The goal of this text is
to provide you with the tools and skills you need to be a smart
user and consumer of medical statistics. This goal has guided us
in the selection of material and in the presentation of information.
This chapter outlines the reasons physicians, medical students,
and others in the health care field should know biostatistics. It
also describes how the book is organized, what you can expect to
find in each chapter, and how you can use it most profitably.
The word “statistics” has several meanings:
data or numbers, the process of analyzing the data, and the description
of a field of study. It derives from the Latin word status, meaning “manner of
standing” or “position.” Statistics were
first used by tax assessors to collect information for determining
assets and assessing taxes—an unfortunate beginning and
one the profession has not entirely lived down.
Everyone is familiar with the statistics used in baseball and
other sports, such as a baseball player’s batting average,
a bowler’s game point average, and a basketball player’s
free-throw percentage. In medicine, some of the statistics most
often encountered are called means, standard deviations, proportions,
and rates. Working with statistics involves using statistical methods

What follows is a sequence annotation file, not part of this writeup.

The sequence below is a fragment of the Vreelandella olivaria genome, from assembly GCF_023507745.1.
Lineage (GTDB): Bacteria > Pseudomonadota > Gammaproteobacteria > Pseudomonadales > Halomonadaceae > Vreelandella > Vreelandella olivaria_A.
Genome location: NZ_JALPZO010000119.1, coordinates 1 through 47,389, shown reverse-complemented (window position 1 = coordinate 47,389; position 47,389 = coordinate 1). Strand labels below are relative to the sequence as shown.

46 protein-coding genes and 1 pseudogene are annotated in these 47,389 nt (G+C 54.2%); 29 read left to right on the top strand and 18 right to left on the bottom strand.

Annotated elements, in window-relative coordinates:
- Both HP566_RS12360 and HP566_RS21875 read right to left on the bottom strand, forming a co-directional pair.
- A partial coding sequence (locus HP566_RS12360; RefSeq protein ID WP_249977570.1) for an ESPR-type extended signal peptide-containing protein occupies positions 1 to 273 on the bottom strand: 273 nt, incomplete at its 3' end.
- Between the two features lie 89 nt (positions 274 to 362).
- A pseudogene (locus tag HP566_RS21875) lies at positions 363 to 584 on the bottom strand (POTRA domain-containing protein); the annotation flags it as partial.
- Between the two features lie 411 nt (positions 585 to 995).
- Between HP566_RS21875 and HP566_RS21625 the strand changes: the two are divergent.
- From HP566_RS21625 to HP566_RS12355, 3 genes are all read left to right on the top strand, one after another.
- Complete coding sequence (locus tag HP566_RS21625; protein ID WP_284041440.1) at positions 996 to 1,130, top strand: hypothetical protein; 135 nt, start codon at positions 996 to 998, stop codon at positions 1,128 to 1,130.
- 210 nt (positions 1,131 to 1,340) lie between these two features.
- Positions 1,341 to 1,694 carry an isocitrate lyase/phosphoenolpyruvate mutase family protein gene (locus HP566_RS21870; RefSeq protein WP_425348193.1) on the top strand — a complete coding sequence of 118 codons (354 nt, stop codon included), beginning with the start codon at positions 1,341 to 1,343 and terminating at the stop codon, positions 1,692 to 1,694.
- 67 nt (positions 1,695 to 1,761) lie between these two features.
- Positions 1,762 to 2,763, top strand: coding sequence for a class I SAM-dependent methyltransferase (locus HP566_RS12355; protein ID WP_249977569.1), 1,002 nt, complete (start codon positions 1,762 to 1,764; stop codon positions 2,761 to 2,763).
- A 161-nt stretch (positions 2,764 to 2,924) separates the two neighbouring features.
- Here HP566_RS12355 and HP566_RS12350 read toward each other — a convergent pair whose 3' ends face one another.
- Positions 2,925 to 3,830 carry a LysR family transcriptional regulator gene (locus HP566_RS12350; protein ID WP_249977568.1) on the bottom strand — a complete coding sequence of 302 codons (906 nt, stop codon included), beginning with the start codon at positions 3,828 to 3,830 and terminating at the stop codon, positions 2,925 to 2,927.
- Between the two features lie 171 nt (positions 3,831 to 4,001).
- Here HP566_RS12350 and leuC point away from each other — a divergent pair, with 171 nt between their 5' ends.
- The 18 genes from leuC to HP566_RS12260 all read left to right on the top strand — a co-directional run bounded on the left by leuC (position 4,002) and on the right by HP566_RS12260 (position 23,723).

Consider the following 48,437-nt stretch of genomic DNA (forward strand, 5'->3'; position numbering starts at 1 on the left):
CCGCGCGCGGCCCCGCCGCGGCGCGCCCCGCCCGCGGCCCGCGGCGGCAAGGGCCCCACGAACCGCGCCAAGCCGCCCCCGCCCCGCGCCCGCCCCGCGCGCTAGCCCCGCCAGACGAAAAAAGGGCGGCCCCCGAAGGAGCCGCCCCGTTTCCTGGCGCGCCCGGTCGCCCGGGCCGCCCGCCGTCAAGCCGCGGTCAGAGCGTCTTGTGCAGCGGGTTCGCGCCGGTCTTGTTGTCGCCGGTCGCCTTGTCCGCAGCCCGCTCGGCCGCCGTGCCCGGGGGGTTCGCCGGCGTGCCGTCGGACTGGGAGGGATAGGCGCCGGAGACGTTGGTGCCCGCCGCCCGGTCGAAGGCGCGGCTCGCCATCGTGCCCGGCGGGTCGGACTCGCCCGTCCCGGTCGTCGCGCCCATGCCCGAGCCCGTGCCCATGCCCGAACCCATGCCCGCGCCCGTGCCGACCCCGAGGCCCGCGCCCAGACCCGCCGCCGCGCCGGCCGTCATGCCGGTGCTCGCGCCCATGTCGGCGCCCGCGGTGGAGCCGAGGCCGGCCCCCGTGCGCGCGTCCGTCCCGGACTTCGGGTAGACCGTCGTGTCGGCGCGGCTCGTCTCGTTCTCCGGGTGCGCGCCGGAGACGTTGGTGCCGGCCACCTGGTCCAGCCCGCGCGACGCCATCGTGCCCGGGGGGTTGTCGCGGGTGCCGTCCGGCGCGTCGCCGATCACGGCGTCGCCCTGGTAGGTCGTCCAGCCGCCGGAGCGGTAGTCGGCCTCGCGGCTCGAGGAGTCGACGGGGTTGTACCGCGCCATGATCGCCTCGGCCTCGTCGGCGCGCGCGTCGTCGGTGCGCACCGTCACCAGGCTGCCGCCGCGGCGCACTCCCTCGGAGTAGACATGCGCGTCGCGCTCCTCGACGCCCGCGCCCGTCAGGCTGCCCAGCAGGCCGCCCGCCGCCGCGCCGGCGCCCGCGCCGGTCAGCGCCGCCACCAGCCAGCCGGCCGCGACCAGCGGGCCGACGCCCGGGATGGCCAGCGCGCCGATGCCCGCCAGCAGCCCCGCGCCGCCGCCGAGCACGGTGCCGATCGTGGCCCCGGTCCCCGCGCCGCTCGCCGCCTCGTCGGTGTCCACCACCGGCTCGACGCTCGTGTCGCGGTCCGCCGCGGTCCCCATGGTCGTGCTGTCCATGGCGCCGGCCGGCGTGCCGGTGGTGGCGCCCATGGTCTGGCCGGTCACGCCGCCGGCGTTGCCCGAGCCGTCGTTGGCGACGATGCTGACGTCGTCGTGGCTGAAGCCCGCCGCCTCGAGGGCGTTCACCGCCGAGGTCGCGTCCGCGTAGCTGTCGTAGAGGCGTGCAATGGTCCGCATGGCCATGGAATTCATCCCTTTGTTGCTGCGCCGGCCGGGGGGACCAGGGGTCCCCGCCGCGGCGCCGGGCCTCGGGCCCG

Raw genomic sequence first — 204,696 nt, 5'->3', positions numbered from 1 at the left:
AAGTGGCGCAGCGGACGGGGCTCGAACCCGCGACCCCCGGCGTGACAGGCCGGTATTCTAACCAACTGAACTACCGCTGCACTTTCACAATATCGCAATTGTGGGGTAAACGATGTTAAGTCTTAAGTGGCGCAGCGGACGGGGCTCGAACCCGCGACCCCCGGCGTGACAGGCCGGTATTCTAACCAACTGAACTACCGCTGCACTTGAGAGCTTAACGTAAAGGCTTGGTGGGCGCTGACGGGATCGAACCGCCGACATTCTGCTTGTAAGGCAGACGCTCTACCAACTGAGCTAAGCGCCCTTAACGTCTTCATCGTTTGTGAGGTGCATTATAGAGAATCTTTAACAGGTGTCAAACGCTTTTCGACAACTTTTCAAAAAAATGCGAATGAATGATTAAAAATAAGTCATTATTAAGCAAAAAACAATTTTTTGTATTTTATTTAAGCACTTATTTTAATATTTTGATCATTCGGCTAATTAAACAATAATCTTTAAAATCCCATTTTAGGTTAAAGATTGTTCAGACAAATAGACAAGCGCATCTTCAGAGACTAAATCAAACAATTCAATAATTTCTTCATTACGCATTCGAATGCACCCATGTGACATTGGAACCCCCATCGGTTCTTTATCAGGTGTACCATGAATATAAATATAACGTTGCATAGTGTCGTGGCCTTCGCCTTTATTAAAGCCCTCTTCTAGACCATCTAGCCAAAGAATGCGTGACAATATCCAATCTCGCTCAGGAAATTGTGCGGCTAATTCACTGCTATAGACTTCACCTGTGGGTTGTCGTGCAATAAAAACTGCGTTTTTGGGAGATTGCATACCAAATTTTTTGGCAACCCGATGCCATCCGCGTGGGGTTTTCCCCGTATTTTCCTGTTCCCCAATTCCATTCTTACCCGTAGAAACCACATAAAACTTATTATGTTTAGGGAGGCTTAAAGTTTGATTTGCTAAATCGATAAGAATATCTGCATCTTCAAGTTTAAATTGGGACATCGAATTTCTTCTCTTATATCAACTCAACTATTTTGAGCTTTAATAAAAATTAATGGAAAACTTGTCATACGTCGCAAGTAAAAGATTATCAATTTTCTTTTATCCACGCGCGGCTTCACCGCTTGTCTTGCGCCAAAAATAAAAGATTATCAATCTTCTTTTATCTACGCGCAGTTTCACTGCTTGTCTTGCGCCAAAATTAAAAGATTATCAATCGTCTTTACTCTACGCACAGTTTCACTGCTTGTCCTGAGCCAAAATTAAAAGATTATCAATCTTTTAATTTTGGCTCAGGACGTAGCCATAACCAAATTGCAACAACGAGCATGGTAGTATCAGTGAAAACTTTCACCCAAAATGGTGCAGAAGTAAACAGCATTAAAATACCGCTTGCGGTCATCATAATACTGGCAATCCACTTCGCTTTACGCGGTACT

that summarize data (to obtain, for example, means and standard
deviations) and using statistical procedures to reach certain conclusions
that can be applied to patient care or public health planning. The
subject area of statistics is the set of all the statistical methods
and procedures used by those who work with statistics. The application
of statistics is broad indeed and includes business, marketing,
economics, agriculture, education, psychology, sociology, anthropology,
and biology, in addition to our special interest, medicine and other
health care disciplines. Here we use the terms biostatistics and biometrics to refer to the application
of statistics in the health-related fields.
Although the focus of this text is biostatistics, some topics
related to epidemiology are included as well. These topics and others
specific to epidemiology are discussed in more detail in the companion
book, Medical Epidemiology (Greenberg,
2000). The term “epidemiology” refers to the study
of health and illness in human populations, or, more precisely,
to the patterns of health or disease and the factors that influence these
patterns; it is based on the Greek words for “upon” (epi) and “people” (demos). Once knowledge of the epidemiology
of a disease is available, it is used to understand the cause of
the disease, determine public health policy, and plan treatment.
The application of population-based information to decision making
about individual patients is often referred to as clinical epidemiology and, more recently, evidence-based medicine. The tools
and methods of biostatistics are an integral part of these disciplines.
Clinicians must evaluate and use new information throughout their
lives. The skills you learn in this text will assist in this process
because they concern modern knowledge acquisition methods. In ...